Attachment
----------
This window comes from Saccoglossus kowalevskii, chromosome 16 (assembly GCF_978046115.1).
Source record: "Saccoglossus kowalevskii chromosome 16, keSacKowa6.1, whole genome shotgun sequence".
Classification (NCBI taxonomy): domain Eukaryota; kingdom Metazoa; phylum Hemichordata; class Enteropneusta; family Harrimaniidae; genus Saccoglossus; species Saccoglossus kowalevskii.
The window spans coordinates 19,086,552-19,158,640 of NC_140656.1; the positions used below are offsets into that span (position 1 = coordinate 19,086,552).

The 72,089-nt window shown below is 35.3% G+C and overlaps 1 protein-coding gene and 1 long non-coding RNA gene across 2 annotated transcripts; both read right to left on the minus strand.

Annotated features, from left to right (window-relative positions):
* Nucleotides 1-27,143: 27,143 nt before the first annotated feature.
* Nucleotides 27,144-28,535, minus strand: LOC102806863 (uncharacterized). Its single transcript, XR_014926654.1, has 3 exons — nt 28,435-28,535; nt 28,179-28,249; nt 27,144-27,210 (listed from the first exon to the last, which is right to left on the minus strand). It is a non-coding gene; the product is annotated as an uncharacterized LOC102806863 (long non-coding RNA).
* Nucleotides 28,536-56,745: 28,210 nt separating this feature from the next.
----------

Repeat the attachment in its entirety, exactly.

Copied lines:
This window comes from Saccoglossus kowalevskii, chromosome 16 (assembly GCF_978046115.1).
Source record: "Saccoglossus kowalevskii chromosome 16, keSacKowa6.1, whole genome shotgun sequence".
Classification (NCBI taxonomy): domain Eukaryota; kingdom Metazoa; phylum Hemichordata; class Enteropneusta; family Harrimaniidae; genus Saccoglossus; species Saccoglossus kowalevskii.
The window spans coordinates 19,086,552-19,158,640 of NC_140656.1; the positions used below are offsets into that span (position 1 = coordinate 19,086,552).

The 72,089-nt window shown below is 35.3% G+C and overlaps 1 protein-coding gene and 1 long non-coding RNA gene across 2 annotated transcripts; both read right to left on the minus strand.

Annotated features, from left to right (window-relative positions):
* Nucleotides 1-27,143: 27,143 nt before the first annotated feature.
* Nucleotides 27,144-28,535, minus strand: LOC102806863 (uncharacterized). Its single transcript, XR_014926654.1, has 3 exons — nt 28,435-28,535; nt 28,179-28,249; nt 27,144-27,210 (listed from the first exon to the last, which is right to left on the minus strand). It is a non-coding gene; the product is annotated as an uncharacterized LOC102806863 (long non-coding RNA).
* Nucleotides 28,536-56,745: 28,210 nt separating this feature from the next.